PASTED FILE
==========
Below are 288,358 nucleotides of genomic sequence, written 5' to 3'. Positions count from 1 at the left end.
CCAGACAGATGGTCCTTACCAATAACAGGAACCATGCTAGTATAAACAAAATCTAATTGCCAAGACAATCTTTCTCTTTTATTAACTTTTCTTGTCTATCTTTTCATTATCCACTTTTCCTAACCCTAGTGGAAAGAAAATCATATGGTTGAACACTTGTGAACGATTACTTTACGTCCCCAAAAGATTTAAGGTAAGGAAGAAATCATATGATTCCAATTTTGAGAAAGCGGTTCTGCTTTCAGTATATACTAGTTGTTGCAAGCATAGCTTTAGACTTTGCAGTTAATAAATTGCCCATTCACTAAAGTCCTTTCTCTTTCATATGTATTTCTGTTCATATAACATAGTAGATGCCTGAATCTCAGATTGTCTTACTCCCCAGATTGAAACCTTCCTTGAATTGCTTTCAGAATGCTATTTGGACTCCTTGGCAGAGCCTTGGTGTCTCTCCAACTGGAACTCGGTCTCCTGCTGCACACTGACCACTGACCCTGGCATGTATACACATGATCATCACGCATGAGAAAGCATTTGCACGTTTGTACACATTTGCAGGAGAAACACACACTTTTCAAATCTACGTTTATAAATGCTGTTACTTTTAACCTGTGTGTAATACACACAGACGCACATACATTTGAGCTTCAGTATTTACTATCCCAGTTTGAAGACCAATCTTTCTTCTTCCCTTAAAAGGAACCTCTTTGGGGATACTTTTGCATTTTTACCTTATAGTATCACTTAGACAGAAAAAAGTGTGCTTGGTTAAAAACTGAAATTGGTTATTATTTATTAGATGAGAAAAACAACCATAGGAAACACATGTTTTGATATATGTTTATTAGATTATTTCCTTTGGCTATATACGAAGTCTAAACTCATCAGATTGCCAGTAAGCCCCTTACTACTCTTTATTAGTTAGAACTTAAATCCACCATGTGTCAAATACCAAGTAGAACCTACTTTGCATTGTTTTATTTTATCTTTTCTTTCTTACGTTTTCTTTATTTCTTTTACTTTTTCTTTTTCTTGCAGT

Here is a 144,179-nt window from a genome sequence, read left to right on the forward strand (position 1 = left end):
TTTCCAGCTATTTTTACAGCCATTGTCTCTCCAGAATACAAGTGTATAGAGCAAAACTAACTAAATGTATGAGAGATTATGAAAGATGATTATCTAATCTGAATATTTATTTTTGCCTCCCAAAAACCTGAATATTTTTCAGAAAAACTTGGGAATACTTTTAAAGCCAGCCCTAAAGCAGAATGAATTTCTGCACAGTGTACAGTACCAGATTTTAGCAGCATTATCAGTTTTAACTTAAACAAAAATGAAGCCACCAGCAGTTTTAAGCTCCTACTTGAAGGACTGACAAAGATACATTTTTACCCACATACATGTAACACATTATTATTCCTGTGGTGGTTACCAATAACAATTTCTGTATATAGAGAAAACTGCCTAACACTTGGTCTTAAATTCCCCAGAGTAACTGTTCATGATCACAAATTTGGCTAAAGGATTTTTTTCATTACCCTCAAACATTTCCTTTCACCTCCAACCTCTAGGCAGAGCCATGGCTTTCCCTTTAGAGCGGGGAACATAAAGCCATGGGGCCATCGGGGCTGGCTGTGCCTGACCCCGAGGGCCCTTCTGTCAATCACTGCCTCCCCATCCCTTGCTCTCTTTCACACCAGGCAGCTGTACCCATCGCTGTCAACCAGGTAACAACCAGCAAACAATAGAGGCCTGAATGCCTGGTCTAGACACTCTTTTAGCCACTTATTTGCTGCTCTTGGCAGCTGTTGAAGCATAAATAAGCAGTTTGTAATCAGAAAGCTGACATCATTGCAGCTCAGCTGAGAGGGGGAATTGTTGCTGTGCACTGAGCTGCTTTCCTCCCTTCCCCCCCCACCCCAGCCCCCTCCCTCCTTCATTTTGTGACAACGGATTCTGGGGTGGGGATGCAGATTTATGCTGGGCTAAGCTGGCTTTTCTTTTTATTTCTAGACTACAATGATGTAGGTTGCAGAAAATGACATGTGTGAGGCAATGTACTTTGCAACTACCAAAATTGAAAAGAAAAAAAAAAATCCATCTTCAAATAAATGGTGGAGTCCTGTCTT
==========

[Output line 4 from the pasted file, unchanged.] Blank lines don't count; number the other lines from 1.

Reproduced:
TTTCCAGCTATTTTTACAGCCATTGTCTCTCCAGAATACAAGTGTATAGAGCAAAACTAACTAAATGTATGAGAGATTATGAAAGATGATTATCTAATCTGAATATTTATTTTTGCCTCCCAAAAACCTGAATATTTTTCAGAAAAACTTGGGAATACTTTTAAAGCCAGCCCTAAAGCAGAATGAATTTCTGCACAGTGTACAGTACCAGATTTTAGCAGCATTATCAGTTTTAACTTAAACAAAAATGAAGCCACCAGCAGTTTTAAGCTCCTACTTGAAGGACTGACAAAGATACATTTTTACCCACATACATGTAACACATTATTATTCCTGTGGTGGTTACCAATAACAATTTCTGTATATAGAGAAAACTGCCTAACACTTGGTCTTAAATTCCCCAGAGTAACTGTTCATGATCACAAATTTGGCTAAAGGATTTTTTTCATTACCCTCAAACATTTCCTTTCACCTCCAACCTCTAGGCAGAGCCATGGCTTTCCCTTTAGAGCGGGGAACATAAAGCCATGGGGCCATCGGGGCTGGCTGTGCCTGACCCCGAGGGCCCTTCTGTCAATCACTGCCTCCCCATCCCTTGCTCTCTTTCACACCAGGCAGCTGTACCCATCGCTGTCAACCAGGTAACAACCAGCAAACAATAGAGGCCTGAATGCCTGGTCTAGACACTCTTTTAGCCACTTATTTGCTGCTCTTGGCAGCTGTTGAAGCATAAATAAGCAGTTTGTAATCAGAAAGCTGACATCATTGCAGCTCAGCTGAGAGGGGGAATTGTTGCTGTGCACTGAGCTGCTTTCCTCCCTTCCCCCCCCACCCCAGCCCCCTCCCTCCTTCATTTTGTGACAACGGATTCTGGGGTGGGGATGCAGATTTATGCTGGGCTAAGCTGGCTTTTCTTTTTATTTCTAGACTACAATGATGTAGGTTGCAGAAAATGACATGTGTGAGGCAATGTACTTTGCAACTACCAAAATTGAAAAGAAAAAAAAAAATCCATCTTCAAATAAATGGTGGAGTCCTGTCTT